I was door knocking for a campaign one day and I finished all addresses in this one neighborhood. The walk list then indicated that I had several more addresses in a neighborhood to the north, just on the other side of a major highway. So I crossed the road and finished the walk list only to discover that my next list had me right back in the same neighborhood where I was before I had crossed.
Multiple lists and multiple crossings later (multiple exasperated exclamations as well), I realized what was going on. These walk lists were all oriented vertically (i.e. north, south) and were therefore grabbing addresses based on proximity. It didn’t take into account the fact that these were two completely different neighborhoods.
The walk lists were created based on some system or algorithm that made sense spatially, but made absolutely no sense from a practical, efficiency standpoint. I know that my experience was not a blue moon event. Based on my work with various different campaigns, and talking with multiple volunteers, this sort of inefficiency is not uncommon.
When you create a walk list with Voter Gravity, you literally look at a map and draw a circle around the houses you want in any given walk list. As an intelligent, experienced individual, you can evaluate each situation and decide on the best break up of a neighborhood. You can guarantee that the walk lists work well together, moving seamlessly between each other with the least amount of backtracking or unnecessary delays possible. Map-based walk list creation will save you, your staff, and your volunteers significant amounts of time as you work in the field, making you a more efficient and productive campaign. This is the kind of efficiency required for victory.
This kind of walk list creation is so easy it only takes a couple of minutes. (And I really mean a couple of minutes, not one of these, “Let me put you on hold for a couple of minutes” uses of the phrase.) Here are the 6 basic steps required to create the kind of walk lists that you have been wanting.
1. After logging into the Voter Gravity portal, go to Walklists > Create.
2. Next, you will see three selection boxes. Select the county, city, and precinct you wish to create walk lists for and click 'Submit.'
3. Narrow down your walk list based on specific criteria such as election history, party affiliation, age, gender, and tags. These categories are to the side of the window, and you can use as many or as few as you would like, giving you the ability to target each list.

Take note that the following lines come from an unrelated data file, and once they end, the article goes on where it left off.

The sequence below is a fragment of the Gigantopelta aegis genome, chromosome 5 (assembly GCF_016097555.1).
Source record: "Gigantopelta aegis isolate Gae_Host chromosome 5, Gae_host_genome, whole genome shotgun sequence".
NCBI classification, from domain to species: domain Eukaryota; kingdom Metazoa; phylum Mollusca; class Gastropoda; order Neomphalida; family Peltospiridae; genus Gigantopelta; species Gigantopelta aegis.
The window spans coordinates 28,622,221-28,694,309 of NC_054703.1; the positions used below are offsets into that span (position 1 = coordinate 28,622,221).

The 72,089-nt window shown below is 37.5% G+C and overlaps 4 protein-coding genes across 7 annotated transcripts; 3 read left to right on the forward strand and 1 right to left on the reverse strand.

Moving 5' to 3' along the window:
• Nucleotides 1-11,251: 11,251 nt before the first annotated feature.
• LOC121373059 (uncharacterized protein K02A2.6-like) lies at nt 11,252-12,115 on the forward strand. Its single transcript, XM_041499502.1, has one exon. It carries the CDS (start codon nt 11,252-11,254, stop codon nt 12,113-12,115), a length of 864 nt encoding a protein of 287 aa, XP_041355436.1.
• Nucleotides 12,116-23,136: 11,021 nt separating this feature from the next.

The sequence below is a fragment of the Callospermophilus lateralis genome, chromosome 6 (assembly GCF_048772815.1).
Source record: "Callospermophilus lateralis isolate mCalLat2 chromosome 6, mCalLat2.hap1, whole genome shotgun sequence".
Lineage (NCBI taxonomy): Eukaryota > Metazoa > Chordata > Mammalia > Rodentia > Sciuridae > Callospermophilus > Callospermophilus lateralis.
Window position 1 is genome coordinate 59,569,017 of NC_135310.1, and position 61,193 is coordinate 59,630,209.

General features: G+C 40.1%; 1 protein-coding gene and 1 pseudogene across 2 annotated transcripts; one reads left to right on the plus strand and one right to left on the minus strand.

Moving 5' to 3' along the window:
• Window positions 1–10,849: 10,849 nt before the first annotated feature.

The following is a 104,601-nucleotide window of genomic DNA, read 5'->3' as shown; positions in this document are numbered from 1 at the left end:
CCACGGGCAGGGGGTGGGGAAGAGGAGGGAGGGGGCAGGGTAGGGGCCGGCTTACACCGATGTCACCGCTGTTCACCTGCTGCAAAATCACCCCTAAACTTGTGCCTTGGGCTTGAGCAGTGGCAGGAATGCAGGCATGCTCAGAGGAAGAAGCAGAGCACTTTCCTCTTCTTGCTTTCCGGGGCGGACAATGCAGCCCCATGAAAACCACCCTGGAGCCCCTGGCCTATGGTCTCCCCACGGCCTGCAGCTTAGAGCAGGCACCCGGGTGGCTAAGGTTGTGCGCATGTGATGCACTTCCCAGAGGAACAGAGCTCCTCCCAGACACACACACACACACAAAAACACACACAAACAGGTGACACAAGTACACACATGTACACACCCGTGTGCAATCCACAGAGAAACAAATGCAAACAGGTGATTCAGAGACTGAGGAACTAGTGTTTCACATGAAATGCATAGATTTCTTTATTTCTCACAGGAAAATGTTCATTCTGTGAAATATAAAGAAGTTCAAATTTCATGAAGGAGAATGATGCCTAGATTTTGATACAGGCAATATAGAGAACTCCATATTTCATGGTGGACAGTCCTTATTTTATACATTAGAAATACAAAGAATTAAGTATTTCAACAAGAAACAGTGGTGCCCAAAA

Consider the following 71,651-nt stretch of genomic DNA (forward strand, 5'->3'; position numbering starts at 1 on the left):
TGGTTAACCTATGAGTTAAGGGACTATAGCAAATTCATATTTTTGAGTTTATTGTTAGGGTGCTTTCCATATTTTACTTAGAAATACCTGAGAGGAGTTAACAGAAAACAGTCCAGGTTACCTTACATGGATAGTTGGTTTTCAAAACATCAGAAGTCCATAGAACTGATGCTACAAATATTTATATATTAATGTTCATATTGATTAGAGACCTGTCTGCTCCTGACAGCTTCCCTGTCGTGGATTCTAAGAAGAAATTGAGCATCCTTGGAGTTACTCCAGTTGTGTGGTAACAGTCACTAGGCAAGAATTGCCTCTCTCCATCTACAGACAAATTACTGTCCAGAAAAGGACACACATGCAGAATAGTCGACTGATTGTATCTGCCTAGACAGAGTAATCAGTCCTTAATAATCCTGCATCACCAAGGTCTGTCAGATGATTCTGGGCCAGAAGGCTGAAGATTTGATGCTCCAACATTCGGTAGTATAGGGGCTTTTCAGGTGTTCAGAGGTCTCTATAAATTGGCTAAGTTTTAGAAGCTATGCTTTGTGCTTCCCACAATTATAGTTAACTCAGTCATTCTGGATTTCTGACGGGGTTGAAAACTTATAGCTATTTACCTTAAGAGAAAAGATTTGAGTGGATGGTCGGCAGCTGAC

4. Once you have filtered your walklist, you'll then want to select an export option. This is towards the bottom of the sidebar under the “Step 3” heading. Here you can choose to export to walk list or to file. Selecting either will enable you to then draw a polygon around the households on the map you wish to include in your walk list.
Start with the logical place on the map where a canvasser would start. This could be a convenient parking place, like a park or church, the entrance to a subdivision, or a major intersection. Then, create your first walklist there.
Next, create another walklist in immediate proximity to the first list. Move through the precinct creating walklist that are close to each other, just as a canvasser would.
By creating your walk lists in this order, the individual lists flow together more smoothly and just become natural checkpoints for a canvasser as they move through a precinct.
5. After you have selected which households you wish to target, you then need to name and save your walk lists.
6. Clicking 'Save' will allow you to choose whether or not to 'Export and draw more walk lists' or Export and optimize walk list.' If you choose to draw more walk lists, you can continue filtering walk lists based on the first 5 steps above. If you decide to optimize your walk lists, you'll then be taken to the Optimize screen. The Optimize screen allows you to manipulate the specific order in the list each address will appear, making certain that you have the most efficient route.